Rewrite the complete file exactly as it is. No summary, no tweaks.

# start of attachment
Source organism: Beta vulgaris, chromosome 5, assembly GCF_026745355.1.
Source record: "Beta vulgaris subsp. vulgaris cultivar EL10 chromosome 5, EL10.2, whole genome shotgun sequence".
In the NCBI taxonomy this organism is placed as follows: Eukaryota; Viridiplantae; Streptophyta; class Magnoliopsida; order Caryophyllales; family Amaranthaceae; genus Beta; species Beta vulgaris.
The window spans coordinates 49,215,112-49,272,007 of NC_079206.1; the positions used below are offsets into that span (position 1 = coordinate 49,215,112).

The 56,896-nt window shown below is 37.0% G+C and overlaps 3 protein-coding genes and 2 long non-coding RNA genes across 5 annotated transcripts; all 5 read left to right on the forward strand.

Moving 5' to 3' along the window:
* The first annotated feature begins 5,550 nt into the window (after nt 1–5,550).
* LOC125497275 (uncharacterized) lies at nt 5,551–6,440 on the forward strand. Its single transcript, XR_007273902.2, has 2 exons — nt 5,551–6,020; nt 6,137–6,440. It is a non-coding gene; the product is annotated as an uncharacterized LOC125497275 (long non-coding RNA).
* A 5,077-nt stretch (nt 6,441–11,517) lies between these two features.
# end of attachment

Source organism: Beta vulgaris, chromosome 5, assembly GCF_026745355.1.
Source record: "Beta vulgaris subsp. vulgaris cultivar EL10 chromosome 5, EL10.2, whole genome shotgun sequence".
In the NCBI taxonomy this organism is placed as follows: Eukaryota; Viridiplantae; Streptophyta; class Magnoliopsida; order Caryophyllales; family Amaranthaceae; genus Beta; species Beta vulgaris.
The window spans coordinates 49,215,112-49,272,007 of NC_079206.1; the positions used below are offsets into that span (position 1 = coordinate 49,215,112).

The 56,896-nt window shown below is 37.0% G+C and overlaps 3 protein-coding genes and 2 long non-coding RNA genes across 5 annotated transcripts; all 5 read left to right on the forward strand.

Moving 5' to 3' along the window:
* The first annotated feature begins 5,550 nt into the window (after nt 1–5,550).
* LOC125497275 (uncharacterized) lies at nt 5,551–6,440 on the forward strand. Its single transcript, XR_007273902.2, has 2 exons — nt 5,551–6,020; nt 6,137–6,440. It is a non-coding gene; the product is annotated as an uncharacterized LOC125497275 (long non-coding RNA).
* A 5,077-nt stretch (nt 6,441–11,517) lies between these two features.